I took one or two surges in that position, then they had me squat down into the tub. After just a couple surges there, Hazel slipped past the last part of pubic bone and was ready to make her debut.
Carter was still holding my weight with my arms around his neck. He would stroke my sides and whisper encouragement. I loved having our baby come into this world with her father whispering sweet things to her mother. Yesterday, while talking with some friends, my husband described Hazel’s birth as romantic, and I will forever love him for that.
Hazel was all the way out in two surges. I don’t know that anyone will ever be able to describe the feeling of receiving your baby into the world. I doubt any language has words to encompass it. It happened so quickly and in slow motion at the same time. My baby was here in my arms and the scene was exactly how I had pictured it so many times in my head. She was perfect in every way and that moment was perfect.
My previous birth was a conventional hospital birth, a.k.a.: induction resulting in exhaustion and then an epidural. One of the moments I remember from that birth was making the decision to have the epidural. I knew I would need to sleep before I could push and so I had to make the decision, though I didn’t really have a choice. It was everything I didn’t want and in that moment I remember feeling completely stripped of my right as a woman to birth my baby the way he was entitled to be birthed. Though that birth was “perfect” on paper, it left me feeling of little worth and with incredible self-doubt.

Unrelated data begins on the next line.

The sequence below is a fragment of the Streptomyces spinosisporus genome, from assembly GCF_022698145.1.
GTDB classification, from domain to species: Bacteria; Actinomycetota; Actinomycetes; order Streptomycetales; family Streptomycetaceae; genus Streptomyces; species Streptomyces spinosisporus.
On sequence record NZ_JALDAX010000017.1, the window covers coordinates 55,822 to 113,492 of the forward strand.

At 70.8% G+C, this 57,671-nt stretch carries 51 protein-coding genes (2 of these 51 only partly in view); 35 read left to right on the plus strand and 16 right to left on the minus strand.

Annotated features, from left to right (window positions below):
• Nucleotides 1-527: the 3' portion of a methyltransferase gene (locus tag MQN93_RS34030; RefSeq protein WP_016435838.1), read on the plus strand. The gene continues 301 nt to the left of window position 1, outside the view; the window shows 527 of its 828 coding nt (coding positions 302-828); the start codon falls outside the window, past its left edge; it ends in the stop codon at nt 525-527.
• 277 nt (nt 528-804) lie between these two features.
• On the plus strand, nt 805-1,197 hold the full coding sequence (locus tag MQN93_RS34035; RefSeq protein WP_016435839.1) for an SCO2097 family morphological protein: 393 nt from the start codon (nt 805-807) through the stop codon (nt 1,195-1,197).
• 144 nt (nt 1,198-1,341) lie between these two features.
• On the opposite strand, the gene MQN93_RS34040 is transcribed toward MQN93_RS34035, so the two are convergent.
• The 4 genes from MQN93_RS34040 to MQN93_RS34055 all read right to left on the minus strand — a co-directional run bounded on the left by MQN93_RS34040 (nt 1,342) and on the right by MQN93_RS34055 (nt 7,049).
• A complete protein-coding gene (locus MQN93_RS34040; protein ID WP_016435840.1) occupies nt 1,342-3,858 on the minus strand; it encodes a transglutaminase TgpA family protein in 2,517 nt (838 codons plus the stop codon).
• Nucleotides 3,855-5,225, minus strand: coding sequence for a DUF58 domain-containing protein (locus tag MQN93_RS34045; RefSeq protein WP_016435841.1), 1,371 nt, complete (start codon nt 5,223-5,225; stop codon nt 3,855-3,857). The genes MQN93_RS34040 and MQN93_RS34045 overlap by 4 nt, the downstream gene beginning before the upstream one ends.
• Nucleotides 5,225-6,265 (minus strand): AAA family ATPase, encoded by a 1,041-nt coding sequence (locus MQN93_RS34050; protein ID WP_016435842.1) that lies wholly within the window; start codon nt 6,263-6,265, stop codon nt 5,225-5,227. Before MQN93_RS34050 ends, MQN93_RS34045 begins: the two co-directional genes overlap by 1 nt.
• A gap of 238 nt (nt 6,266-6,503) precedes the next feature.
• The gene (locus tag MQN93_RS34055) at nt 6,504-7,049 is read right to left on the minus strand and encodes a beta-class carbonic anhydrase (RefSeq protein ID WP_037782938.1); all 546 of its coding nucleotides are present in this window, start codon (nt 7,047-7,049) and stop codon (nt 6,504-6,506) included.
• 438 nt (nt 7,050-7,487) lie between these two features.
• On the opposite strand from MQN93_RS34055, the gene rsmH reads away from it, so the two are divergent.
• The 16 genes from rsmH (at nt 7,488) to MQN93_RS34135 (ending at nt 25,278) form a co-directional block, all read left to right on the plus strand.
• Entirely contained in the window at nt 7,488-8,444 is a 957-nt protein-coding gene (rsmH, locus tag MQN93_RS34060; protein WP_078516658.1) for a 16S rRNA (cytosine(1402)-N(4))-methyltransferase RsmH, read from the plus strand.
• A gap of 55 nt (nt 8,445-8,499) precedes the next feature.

Through preparation for Hazel’s birth I healed that self-doubt and birthing Hazel has awakened within me what all women are entitled to. A supreme love and appreciation of the power of the female body and realization of the limitless capabilities we have in all aspects of our lives. A line from one of my favorite old movies has been playing in my mind all week. It describes so perfectly what I think birth should ignite in women:
“A magnificence that comes out of your eyes, in your voice, in the way you stand there, in the way you walk. You're lit from within. You've got fires banked down in you, hearth-fires and holocausts.”
However you decide to birth, this is how it should make you feel.